We are heading east for our bookshop of the month for June, to Jarrold's department store in Norwich. The store is part of the Jarrold Group which was formed in Woodbridge, Suffolk back in 1770. The group's main store is situated in Norwich's historic London Street and has gained landmark status for being the region's most popular independent department store. We recently spoke to Chris Rushby, from the book department at Jarrold's, about the host of literary events they hold, some of his favourite books coming up this summer and what's special about Norwich's best book haven!
Jarrold’s book department holds numerous events such as author signings and your monthly book club. What are your favourite bookish events and why?
The easy answer would be the events where we sell the most books: there were 800 people in the queue at a Tanya Burr signing session here a few weeks ago. If you don’t know who Tanya Burr is, neither did I until about six months ago – but she sells a lot of books. Beyond that, authors talking to authors can be particularly fascinating. A couple of months ago we sold books at an event with Helen Macdonald (of H Is For Hawk fame) and Jeanette Winterson (of rabbit pie fame) in conversation. They were both warm, revealing and insightful and clearly sparked off each other.
From your local bestsellers list, it looks like your readers love reading about Norwich. How are you able to meet the demand for local interest titles?
By having the best East Anglian book range in the world. That might sound slightly big-headed (and to be frank there probably aren’t a lot of bookshops trying to compete with us in that endeavor) but Jarrolds is known for local books and customers come to us for them. Authors of local interest books also come to us, often the self-published, no ISBN, stock in the garage kind of authors whose titles wouldn’t make it to the shelves of the big chains. If they’ve written the right kind of book we welcome them with open arms.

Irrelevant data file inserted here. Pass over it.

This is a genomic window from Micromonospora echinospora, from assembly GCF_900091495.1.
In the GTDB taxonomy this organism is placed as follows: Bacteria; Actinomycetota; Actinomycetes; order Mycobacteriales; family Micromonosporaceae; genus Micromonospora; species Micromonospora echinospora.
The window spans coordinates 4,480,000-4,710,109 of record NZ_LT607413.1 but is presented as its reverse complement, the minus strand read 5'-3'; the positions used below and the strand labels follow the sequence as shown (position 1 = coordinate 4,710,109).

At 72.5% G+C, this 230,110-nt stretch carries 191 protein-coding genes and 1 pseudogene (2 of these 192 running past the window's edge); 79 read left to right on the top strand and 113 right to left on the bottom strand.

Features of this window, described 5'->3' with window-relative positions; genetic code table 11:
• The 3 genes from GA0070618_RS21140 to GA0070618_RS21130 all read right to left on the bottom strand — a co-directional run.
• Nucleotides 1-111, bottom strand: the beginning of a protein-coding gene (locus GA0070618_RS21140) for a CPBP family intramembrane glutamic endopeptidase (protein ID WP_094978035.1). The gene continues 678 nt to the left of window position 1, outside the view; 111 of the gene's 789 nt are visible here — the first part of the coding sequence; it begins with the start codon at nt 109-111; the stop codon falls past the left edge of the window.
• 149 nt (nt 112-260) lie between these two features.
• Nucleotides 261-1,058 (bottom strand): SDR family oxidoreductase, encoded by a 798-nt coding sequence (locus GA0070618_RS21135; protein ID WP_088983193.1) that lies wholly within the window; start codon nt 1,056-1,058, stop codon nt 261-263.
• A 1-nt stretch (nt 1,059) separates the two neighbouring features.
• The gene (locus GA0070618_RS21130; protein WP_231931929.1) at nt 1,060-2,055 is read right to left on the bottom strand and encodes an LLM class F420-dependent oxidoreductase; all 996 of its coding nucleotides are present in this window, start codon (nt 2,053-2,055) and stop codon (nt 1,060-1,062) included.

Can you recommend three favourite books to add to a summer reading list?
The Shepherd’s Life by James Rebanks – a memoir of sheep farming in the Lake District so gritty, honest and alien to the way most of us live and work it reads like something from another country, or another century.
The Honours by Tim Clare – a fine, strange novel that’s hard to describe, but probably somewhere between Mervyn Peake and Dennis Wheatley. It also happens to be set in north Norfolk.
Edward Thomas: From Adelstrop to Arras, a Biography by Jean Moorcroft Wilson. The first full biography of Thomas for a number of years sheds some fascinating new light on this strange, brooding poet and countryman. The author has already written books on Sassoon and Rosenberg, so WWI poets are clearly her thing.
What are the benefits of being located within a large department store?
Where do I start? A brand that’s known and trusted throughout the region; cafes and restaurants providing perfect event venues; a marketing department that dresses windows, creates point-of-sale material, promotes events and does a dozen other things better than we could do them ourselves; finance, HR and all the other back office functions to take the strain of their specialisms and allow the bookselling team to focus on customers and books.